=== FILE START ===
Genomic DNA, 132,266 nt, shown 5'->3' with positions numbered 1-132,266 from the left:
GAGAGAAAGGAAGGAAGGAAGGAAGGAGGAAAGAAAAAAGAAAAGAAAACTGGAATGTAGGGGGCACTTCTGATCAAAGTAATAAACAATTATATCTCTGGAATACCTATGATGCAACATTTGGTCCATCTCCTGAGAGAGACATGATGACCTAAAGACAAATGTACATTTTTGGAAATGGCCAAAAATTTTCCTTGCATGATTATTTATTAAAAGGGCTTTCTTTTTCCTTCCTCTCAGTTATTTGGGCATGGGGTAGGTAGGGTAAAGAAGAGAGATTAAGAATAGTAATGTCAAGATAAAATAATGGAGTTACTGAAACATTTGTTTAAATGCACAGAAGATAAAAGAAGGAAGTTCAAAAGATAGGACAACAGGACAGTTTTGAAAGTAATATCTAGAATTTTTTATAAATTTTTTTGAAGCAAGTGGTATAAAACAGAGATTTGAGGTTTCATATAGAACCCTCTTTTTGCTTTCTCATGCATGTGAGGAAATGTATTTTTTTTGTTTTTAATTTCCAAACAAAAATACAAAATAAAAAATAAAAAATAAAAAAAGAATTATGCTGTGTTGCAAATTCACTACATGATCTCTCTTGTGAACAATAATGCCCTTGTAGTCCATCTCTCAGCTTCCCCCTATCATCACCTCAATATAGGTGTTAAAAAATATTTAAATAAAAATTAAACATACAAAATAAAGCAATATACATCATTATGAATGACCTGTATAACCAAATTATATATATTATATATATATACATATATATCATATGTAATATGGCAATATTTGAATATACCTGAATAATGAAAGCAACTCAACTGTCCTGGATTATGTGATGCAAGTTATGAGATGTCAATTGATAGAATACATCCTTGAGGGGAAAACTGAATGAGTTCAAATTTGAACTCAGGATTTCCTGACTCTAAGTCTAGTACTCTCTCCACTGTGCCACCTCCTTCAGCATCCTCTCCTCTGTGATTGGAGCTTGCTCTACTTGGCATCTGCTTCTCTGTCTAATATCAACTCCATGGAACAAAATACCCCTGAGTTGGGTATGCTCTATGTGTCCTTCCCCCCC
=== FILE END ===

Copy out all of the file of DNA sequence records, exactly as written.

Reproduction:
Genomic DNA, 132,266 nt, shown 5'->3' with positions numbered 1-132,266 from the left:
GAGAGAAAGGAAGGAAGGAAGGAAGGAGGAAAGAAAAAAGAAAAGAAAACTGGAATGTAGGGGGCACTTCTGATCAAAGTAATAAACAATTATATCTCTGGAATACCTATGATGCAACATTTGGTCCATCTCCTGAGAGAGACATGATGACCTAAAGACAAATGTACATTTTTGGAAATGGCCAAAAATTTTCCTTGCATGATTATTTATTAAAAGGGCTTTCTTTTTCCTTCCTCTCAGTTATTTGGGCATGGGGTAGGTAGGGTAAAGAAGAGAGATTAAGAATAGTAATGTCAAGATAAAATAATGGAGTTACTGAAACATTTGTTTAAATGCACAGAAGATAAAAGAAGGAAGTTCAAAAGATAGGACAACAGGACAGTTTTGAAAGTAATATCTAGAATTTTTTATAAATTTTTTTGAAGCAAGTGGTATAAAACAGAGATTTGAGGTTTCATATAGAACCCTCTTTTTGCTTTCTCATGCATGTGAGGAAATGTATTTTTTTTGTTTTTAATTTCCAAACAAAAATACAAAATAAAAAATAAAAAATAAAAAAAGAATTATGCTGTGTTGCAAATTCACTACATGATCTCTCTTGTGAACAATAATGCCCTTGTAGTCCATCTCTCAGCTTCCCCCTATCATCACCTCAATATAGGTGTTAAAAAATATTTAAATAAAAATTAAACATACAAAATAAAGCAATATACATCATTATGAATGACCTGTATAACCAAATTATATATATTATATATATATACATATATATCATATGTAATATGGCAATATTTGAATATACCTGAATAATGAAAGCAACTCAACTGTCCTGGATTATGTGATGCAAGTTATGAGATGTCAATTGATAGAATACATCCTTGAGGGGAAAACTGAATGAGTTCAAATTTGAACTCAGGATTTCCTGACTCTAAGTCTAGTACTCTCTCCACTGTGCCACCTCCTTCAGCATCCTCTCCTCTGTGATTGGAGCTTGCTCTACTTGGCATCTGCTTCTCTGTCTAATATCAACTCCATGGAACAAAATACCCCTGAGTTGGGTATGCTCTATGTGTCCTTCCCCCCC